Coles and Woolworths should give up on competing with Aldi on price and return to a 1970s-style richer shopping experience coupled with a 21st century online offering, according to a retail expert.
The two supermarkets are desperately slashing prices and products in an attempt to keep up with the no-frills German retailer, which now has approximately 400 stores and a tenth of the market.
An example of the smaller-target trend is Coles’ announcement in August that it will slash its range by up to 15 per cent in coming years.
But Dr Gary Mortimer, a food retailing researcher at Queensland University of Technology, said the two giants might have better luck adopting an entirely different strategy.
“My view is that full-line supermarkets like Coles and Woolworths, and to a lesser extent IGA, shouldn’t be trying to compete with discounters on their strength, which is price,” Dr Mortimer told The New Daily on Friday.
“Marketing strategy clearly demonstrates that price is probably the most easily replicated strategy. Everyone can claim they have the lowest prices, but unfortunately it becomes a race to the bottom with really only the biggest player winning.
“We must remember that Aldi is the seventh largest food retailer in the world. It’s a global retailer with global buying power, and it’s certainly much larger in terms of total revenue than Coles and Woolies put together.”
Dr Mortimer said the Australian supermarkets should focus instead on range, fresh produce and high-quality service, while also catering to the stay-at-home generation by continuing to invest heavily in home-delivered groceries ordered over the internet.
“If you go back 30 or 40 years to the 1960s and 70s, there was a bit of excitement and theatre in supermarket retailing. You were able to talk to the butcher, who would cut up your meat for you. You were able to see the baker pull the bread out of the oven.
“We walked away from that in the ’80s and ’90s. It became clinical, pristine, hospital-style, filled with fluorescent tube lights. Even the fresh departments of Woolworths and Coles seem to be moving towards a commercial, industrial, spotlights, woodgrain floors, market-style feel. And that’s easily replicated by a discounter.”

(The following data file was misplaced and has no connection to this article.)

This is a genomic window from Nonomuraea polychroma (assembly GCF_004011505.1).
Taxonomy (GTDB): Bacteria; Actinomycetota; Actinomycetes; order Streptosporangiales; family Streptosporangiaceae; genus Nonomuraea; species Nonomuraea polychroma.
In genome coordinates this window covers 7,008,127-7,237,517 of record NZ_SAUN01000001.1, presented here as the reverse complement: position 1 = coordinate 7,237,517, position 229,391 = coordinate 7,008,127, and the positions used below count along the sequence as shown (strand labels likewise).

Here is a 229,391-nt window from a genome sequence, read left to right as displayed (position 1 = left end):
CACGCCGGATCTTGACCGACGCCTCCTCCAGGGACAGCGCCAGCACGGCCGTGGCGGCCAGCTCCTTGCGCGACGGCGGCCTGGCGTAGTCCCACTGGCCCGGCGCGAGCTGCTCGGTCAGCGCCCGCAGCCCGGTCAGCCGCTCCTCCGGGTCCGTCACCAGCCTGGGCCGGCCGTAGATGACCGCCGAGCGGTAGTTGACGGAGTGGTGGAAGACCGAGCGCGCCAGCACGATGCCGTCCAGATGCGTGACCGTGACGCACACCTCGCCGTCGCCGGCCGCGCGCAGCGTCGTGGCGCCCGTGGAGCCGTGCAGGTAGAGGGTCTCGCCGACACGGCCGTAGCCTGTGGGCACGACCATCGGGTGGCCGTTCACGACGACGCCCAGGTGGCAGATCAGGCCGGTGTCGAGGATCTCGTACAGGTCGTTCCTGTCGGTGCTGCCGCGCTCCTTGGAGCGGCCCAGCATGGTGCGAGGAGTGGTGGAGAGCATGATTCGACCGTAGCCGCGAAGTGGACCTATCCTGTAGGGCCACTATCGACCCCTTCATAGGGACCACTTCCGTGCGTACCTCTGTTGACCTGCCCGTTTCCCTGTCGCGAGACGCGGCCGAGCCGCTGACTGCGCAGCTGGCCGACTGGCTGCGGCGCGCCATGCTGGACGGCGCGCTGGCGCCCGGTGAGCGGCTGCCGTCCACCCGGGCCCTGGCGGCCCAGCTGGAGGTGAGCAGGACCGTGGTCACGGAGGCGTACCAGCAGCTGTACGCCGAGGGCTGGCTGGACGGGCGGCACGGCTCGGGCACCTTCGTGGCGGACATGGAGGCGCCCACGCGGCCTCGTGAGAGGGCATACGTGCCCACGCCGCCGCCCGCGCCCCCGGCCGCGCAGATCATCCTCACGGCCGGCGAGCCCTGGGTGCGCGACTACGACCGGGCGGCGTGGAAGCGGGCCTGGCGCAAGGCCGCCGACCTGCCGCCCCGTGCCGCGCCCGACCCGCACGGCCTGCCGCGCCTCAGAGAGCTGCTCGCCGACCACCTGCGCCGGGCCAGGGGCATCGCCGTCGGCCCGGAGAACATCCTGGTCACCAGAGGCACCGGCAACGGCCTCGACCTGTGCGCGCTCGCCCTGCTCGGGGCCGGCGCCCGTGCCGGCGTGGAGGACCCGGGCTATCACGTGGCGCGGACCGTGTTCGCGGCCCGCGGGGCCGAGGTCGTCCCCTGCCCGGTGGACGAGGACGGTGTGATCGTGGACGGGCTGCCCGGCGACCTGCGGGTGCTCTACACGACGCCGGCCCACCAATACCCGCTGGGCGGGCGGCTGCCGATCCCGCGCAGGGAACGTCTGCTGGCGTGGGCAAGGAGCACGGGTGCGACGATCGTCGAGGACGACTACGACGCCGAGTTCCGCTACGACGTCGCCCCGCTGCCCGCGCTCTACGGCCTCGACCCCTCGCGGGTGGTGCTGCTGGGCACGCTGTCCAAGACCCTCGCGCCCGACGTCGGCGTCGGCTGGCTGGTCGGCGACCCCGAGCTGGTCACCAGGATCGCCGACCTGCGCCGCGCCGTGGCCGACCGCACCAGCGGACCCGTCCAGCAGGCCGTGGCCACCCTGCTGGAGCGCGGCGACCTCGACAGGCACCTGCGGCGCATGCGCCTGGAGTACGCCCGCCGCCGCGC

Dr Mortimer’s warning echoes the advice of former Aldi executive Paul Foley, who told Fairfax Media last week that Coles and Woolies need to advertise their wider range and their fuller services — such as delicatessens.
As the Big Two contract, there is evidence that Aldi is trying to do the opposite: compete with the big players on service. For example, News Corp reported earlier this month that the German chain would soon expand its offering of fresh produce via a more centralised buying model.
Reports at the time focused on the negatives for Coles and Woolies. But in fact Aldi risks overreaching, which would be good news for the struggling two, according to Dr Mortimer.
“It’s a risky strategy to move into fresh. While fresh provides you with more margins, it’s quite highly perishable. And if you’re well know for low price, no-name, private-label products and you start to try to sell yourself as an alternative in fresh, be that food, bakeries or butcheries, and you can’t meet the expectations, I think you’ll disappoint and turn away customers pretty quickly.”